The Great Transition
Moving from 5G Non-Standalone to 5G Standalone: Can you see the difference?
The evolution of the network to Standalone 5G means that communications service providers (CSPs) will now have to manage new millimeter radios, cloudification of the network, automation, encrypted interfaces, and more. Many carriers that started with 5G Non-Standalone will have to transition to standalone 5G by adding a new 5G core to the cloud as well as moving to virtualized radio access network (vRAN) or Open RAN. Although the current network planning focus may be on 5G planning and deployment, the mobile operator’s 4G/LTE network is not going anywhere soon. Subscriber sessions will be handed over between 5G and 4G/LTE networks, and those interoperability procedures must work.
To ease this transition to the cloud, CSPs will likely minimize the interoperability challenges versus multi-cloud, multivendor implementations by selecting only a single or limited number of network equipment manufacturers (NEMs) to ensure compatibility. While taking that path of least resistance, they must still plan for a multi-cloud future.
A solution to the challenges of 5G Standalone implementation starts with gaining and maintaining end-through-end visibility.
Cloudification of the Network
Moving to Standalone 5G speaks to the transition of network elements running on physical servers becoming virtualized with microservices running on virtual machines (VMs) or Kubernetes (K8s) containers. With the cloudification of the network, there will come a time when humans manually turn a switch to spin up and spin down compute resources and storage to handle changing traffic volumes—and patterns will not be viable. The ultra-low latency, hyper-bandwidth, reliability, and device-density capabilities baked into 5G will need to be managed by automation to realize their full potential. That’s scary stuff for CSPs who are used to hands-on management of the network to assure that high-quality services are delivered to subscribers and that devices are operating properly on the network.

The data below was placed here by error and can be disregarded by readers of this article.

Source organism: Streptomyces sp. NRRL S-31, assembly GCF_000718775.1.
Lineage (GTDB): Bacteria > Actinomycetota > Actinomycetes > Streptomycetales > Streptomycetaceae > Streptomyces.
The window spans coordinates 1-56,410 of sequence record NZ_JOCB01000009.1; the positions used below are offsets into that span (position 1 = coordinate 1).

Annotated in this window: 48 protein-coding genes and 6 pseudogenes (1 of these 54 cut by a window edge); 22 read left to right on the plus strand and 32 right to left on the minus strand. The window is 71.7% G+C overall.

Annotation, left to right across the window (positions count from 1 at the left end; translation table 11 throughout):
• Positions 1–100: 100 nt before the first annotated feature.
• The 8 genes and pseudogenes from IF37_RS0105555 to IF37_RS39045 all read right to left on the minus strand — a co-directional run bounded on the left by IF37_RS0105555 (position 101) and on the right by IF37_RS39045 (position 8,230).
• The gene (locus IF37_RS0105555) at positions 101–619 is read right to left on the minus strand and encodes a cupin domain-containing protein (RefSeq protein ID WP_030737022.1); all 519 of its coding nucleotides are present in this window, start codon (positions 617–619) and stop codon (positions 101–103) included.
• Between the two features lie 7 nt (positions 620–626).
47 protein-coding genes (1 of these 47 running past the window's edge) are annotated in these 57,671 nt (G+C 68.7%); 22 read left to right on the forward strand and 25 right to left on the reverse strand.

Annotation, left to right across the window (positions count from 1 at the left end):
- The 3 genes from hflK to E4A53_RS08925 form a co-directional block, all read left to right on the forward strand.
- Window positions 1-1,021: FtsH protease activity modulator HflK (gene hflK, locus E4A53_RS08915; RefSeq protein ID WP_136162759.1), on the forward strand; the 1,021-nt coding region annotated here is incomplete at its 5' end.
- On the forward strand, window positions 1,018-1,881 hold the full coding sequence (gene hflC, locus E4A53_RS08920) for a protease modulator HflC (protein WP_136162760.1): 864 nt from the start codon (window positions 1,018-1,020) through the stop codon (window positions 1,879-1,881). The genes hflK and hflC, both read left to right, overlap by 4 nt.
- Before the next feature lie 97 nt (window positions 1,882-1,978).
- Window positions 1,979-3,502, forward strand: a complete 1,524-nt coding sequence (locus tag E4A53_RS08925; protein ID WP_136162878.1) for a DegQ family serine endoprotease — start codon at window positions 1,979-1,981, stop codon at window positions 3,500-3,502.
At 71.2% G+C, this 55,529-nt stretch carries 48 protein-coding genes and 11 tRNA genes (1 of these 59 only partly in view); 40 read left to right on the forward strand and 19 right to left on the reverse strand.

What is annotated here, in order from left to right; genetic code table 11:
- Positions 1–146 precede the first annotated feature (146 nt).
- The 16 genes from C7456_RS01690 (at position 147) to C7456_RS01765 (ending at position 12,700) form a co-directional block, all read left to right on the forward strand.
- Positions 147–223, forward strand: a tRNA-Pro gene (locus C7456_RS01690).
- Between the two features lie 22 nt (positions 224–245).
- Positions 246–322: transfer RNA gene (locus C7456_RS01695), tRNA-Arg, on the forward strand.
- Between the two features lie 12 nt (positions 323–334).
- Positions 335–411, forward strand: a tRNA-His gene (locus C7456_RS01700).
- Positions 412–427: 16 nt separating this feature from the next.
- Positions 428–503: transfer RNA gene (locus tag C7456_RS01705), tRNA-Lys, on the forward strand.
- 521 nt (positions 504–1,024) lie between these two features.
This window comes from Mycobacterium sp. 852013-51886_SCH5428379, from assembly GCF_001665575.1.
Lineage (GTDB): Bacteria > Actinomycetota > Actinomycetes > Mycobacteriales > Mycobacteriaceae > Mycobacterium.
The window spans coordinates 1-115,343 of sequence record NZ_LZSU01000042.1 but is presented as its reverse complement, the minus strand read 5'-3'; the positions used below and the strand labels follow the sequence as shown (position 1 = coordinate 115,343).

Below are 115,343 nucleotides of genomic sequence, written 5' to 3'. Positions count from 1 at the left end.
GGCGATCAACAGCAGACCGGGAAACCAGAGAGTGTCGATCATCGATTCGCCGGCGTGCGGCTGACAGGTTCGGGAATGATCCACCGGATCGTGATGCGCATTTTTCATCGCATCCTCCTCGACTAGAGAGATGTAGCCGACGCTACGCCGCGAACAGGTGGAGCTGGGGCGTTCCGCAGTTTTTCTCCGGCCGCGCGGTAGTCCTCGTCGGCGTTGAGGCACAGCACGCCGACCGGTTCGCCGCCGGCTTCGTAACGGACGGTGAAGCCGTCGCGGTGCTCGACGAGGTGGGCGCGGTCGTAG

Having visibility of the network elements composed of transitory VMs and containers out to the end-through-end network (with a bidirectional view) gives network operations and engineering teams the ability to proactively monitor the network and perform timely service triage.
Automation Is Key
Once their 5G networks are cloudified, CSPs will look to take advantage of that fact by offering network slicing. Network slicing essentially provides a dedicated network for a business while offering customized performance parameters for latency, bandwidth, reliability, and device density. Initially, CSPs can simplify the provisioning and management of network slices by delivering fixed slices—that is, pre-provisioned allocation of network resources that do not need constant tuning to traffic. Dynamic network slices will require automation to tune compute resources in response to changing traffic in order to meet service level agreements (SLAs).
Additionally, mobile edge computing (MEC), which moves the intelligence and data from the core network out to the edge for lower latency and increased throughput, is another 5G technology that will be served with automation.
What is critical to managing both network slicing and MEC with the cloudified 5G Standalone network is continuous measurement and visibility of latency, bandwidth, and resiliency between each logical, virtualized node, as well as end-to-end measurement. By also looking at the user experience of the devices operating on the network, CSPs will be able to better manage SLAs.
Meeting the Encryption Challenge
It is also important to keep in mind that visibility to the 5G Standalone network is further hampered by the encrypted interfaces in the RAN and core network elements as part of the 3GPP standards. CSPs have the option of turning encryption on and off, but once the encryption is turned on, they must have a solution for maintaining visibility of the network and the devices functioning on it.
5G Standalone offers CSPs the ability to offer exciting new network services to enterprises to support a myriad of ultra-low latency, ultra-high reliability applications in manufacturing, mining, healthcare, smart cities, and more. But the transition to 5G is not a simple one because this will be the most complicated network ever to be constructed—and to operate. Although the fully executed version of Standalone 5G may be some years out, CSPs that bake end-through-end visibility into their plans will be ahead of the game.
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